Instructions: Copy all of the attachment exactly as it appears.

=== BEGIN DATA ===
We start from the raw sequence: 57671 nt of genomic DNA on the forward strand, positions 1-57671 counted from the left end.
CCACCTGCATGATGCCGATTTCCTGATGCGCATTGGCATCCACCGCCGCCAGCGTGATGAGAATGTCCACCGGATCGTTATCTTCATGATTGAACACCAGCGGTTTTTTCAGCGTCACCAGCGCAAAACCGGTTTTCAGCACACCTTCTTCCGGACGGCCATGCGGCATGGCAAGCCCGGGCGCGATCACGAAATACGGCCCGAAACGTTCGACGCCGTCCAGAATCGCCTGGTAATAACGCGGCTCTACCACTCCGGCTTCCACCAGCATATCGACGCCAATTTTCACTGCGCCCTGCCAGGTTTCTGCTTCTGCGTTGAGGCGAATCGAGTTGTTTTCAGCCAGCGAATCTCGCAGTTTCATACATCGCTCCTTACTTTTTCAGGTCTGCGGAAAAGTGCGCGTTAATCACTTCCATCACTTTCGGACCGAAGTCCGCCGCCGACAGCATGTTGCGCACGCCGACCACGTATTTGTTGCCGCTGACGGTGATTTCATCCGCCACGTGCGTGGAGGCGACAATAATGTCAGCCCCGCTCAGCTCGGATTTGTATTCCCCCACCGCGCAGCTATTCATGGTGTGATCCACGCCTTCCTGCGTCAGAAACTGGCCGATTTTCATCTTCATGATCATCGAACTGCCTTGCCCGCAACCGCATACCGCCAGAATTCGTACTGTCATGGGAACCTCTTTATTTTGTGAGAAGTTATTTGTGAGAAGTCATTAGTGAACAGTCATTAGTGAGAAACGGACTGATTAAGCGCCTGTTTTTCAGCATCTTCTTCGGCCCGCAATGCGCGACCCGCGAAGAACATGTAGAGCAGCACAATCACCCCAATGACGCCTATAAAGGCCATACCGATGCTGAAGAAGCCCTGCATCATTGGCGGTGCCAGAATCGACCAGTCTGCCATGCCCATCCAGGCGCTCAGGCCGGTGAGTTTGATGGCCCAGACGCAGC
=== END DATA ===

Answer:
We start from the raw sequence: 57671 nt of genomic DNA on the forward strand, positions 1-57671 counted from the left end.
CCACCTGCATGATGCCGATTTCCTGATGCGCATTGGCATCCACCGCCGCCAGCGTGATGAGAATGTCCACCGGATCGTTATCTTCATGATTGAACACCAGCGGTTTTTTCAGCGTCACCAGCGCAAAACCGGTTTTCAGCACACCTTCTTCCGGACGGCCATGCGGCATGGCAAGCCCGGGCGCGATCACGAAATACGGCCCGAAACGTTCGACGCCGTCCAGAATCGCCTGGTAATAACGCGGCTCTACCACTCCGGCTTCCACCAGCATATCGACGCCAATTTTCACTGCGCCCTGCCAGGTTTCTGCTTCTGCGTTGAGGCGAATCGAGTTGTTTTCAGCCAGCGAATCTCGCAGTTTCATACATCGCTCCTTACTTTTTCAGGTCTGCGGAAAAGTGCGCGTTAATCACTTCCATCACTTTCGGACCGAAGTCCGCCGCCGACAGCATGTTGCGCACGCCGACCACGTATTTGTTGCCGCTGACGGTGATTTCATCCGCCACGTGCGTGGAGGCGACAATAATGTCAGCCCCGCTCAGCTCGGATTTGTATTCCCCCACCGCGCAGCTATTCATGGTGTGATCCACGCCTTCCTGCGTCAGAAACTGGCCGATTTTCATCTTCATGATCATCGAACTGCCTTGCCCGCAACCGCATACCGCCAGAATTCGTACTGTCATGGGAACCTCTTTATTTTGTGAGAAGTTATTTGTGAGAAGTCATTAGTGAACAGTCATTAGTGAGAAACGGACTGATTAAGCGCCTGTTTTTCAGCATCTTCTTCGGCCCGCAATGCGCGACCCGCGAAGAACATGTAGAGCAGCACAATCACCCCAATGACGCCTATAAAGGCCATACCGATGCTGAAGAAGCCCTGCATCATTGGCGGTGCCAGAATCGACCAGTCTGCCATGCCCATCCAGGCGCTCAGGCCGGTGAGTTTGATGGCCCAGACGCAGC